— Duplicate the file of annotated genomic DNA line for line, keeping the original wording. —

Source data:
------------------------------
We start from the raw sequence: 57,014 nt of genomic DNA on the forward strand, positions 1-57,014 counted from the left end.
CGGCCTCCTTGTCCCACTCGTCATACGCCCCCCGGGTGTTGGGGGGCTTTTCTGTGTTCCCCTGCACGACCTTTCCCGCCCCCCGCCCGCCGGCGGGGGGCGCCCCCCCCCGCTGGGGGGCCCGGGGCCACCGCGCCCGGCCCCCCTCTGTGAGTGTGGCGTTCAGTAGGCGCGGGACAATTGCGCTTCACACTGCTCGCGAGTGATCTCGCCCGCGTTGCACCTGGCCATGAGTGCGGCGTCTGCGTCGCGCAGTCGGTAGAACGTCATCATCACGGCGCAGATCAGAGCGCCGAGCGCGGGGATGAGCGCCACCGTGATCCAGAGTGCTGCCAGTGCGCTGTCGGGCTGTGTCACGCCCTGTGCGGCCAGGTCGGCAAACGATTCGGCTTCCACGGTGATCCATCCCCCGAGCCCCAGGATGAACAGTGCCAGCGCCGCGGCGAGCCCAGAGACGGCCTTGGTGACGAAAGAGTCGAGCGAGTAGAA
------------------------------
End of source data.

We start from the raw sequence: 57,014 nt of genomic DNA on the forward strand, positions 1-57,014 counted from the left end.
CGGCCTCCTTGTCCCACTCGTCATACGCCCCCCGGGTGTTGGGGGGCTTTTCTGTGTTCCCCTGCACGACCTTTCCCGCCCCCCGCCCGCCGGCGGGGGGCGCCCCCCCCCGCTGGGGGGCCCGGGGCCACCGCGCCCGGCCCCCCTCTGTGAGTGTGGCGTTCAGTAGGCGCGGGACAATTGCGCTTCACACTGCTCGCGAGTGATCTCGCCCGCGTTGCACCTGGCCATGAGTGCGGCGTCTGCGTCGCGCAGTCGGTAGAACGTCATCATCACGGCGCAGATCAGAGCGCCGAGCGCGGGGATGAGCGCCACCGTGATCCAGAGTGCTGCCAGTGCGCTGTCGGGCTGTGTCACGCCCTGTGCGGCCAGGTCGGCAAACGATTCGGCTTCCACGGTGATCCATCCCCCGAGCCCCAGGATGAACAGTGCCAGCGCCGCGGCGAGCCCAGAGACGGCCTTGGTGACGAAAGAGTCGAGCGAGTAGAA